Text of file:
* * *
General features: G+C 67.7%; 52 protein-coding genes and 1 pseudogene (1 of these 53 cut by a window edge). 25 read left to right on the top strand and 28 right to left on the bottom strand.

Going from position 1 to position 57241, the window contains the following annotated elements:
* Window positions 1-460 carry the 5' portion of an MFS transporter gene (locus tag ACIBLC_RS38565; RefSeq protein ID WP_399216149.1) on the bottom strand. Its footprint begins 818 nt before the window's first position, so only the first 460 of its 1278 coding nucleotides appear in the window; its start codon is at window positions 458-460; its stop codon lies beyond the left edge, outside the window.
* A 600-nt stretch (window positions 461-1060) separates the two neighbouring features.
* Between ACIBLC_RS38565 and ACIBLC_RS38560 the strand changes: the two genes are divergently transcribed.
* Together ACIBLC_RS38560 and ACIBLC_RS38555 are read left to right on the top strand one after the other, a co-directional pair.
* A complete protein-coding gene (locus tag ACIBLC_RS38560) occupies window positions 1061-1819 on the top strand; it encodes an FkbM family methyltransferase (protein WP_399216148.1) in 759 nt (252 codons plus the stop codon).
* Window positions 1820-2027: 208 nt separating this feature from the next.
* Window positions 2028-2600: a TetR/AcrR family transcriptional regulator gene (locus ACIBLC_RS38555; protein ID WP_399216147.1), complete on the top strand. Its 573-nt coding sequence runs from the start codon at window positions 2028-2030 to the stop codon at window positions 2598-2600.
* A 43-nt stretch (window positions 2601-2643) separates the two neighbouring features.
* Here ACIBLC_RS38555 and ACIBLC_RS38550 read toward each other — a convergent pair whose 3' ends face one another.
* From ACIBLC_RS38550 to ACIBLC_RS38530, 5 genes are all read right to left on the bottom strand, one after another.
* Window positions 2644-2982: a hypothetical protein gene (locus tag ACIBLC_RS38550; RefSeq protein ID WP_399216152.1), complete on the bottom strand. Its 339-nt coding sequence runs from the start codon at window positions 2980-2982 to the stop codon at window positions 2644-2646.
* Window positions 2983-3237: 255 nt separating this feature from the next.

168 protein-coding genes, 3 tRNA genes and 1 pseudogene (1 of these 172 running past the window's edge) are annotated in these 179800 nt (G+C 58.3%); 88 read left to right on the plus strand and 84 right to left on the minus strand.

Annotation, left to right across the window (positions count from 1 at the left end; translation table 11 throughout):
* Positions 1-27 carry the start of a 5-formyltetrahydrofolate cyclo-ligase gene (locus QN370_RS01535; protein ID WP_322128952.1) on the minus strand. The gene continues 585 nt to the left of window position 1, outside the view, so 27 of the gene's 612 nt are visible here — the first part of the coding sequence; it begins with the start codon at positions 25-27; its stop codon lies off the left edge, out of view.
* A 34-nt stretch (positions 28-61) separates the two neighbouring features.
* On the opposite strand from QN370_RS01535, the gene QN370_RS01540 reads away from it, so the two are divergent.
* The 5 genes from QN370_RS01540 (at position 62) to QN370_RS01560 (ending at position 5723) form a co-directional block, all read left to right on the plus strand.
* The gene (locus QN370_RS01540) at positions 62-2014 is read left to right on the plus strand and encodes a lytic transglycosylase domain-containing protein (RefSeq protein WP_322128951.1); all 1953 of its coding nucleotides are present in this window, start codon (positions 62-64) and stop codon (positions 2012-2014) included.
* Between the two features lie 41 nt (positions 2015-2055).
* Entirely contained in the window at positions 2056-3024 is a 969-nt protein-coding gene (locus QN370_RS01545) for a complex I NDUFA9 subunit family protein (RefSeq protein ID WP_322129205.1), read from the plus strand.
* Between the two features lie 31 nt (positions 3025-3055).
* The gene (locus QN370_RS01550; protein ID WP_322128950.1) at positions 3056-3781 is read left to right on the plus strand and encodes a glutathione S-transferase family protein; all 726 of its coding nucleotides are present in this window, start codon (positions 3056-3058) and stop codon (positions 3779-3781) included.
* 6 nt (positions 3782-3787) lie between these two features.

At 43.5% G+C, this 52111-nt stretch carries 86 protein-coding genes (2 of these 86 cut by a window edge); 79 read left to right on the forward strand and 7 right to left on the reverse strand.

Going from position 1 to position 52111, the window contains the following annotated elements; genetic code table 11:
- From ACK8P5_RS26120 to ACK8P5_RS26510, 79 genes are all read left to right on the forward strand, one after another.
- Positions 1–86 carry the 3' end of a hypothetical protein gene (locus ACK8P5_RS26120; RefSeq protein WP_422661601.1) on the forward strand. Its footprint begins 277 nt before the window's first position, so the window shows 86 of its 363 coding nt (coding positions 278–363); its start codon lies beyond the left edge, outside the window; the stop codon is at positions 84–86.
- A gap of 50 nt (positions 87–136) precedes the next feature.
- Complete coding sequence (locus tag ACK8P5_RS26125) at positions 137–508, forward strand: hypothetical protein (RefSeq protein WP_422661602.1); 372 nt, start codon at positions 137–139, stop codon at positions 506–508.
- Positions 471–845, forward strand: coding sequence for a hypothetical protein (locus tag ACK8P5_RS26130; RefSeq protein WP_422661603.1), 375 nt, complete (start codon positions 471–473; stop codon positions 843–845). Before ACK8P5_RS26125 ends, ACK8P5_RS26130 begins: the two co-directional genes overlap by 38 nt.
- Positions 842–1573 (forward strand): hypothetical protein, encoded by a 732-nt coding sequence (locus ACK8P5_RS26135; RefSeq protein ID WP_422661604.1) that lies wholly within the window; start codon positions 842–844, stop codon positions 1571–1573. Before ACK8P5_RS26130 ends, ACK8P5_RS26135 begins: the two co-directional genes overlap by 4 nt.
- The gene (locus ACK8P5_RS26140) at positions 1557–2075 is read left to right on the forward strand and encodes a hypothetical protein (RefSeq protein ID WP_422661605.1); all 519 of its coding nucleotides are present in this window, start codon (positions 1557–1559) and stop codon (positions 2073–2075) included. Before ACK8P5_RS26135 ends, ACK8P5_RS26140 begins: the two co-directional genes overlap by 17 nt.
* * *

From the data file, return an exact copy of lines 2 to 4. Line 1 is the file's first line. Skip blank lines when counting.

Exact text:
Going from position 1 to position 57241, the window contains the following annotated elements:
* Window positions 1-460 carry the 5' portion of an MFS transporter gene (locus tag ACIBLC_RS38565; RefSeq protein ID WP_399216149.1) on the bottom strand. Its footprint begins 818 nt before the window's first position, so only the first 460 of its 1278 coding nucleotides appear in the window; its start codon is at window positions 458-460; its stop codon lies beyond the left edge, outside the window.
* A 600-nt stretch (window positions 461-1060) separates the two neighbouring features.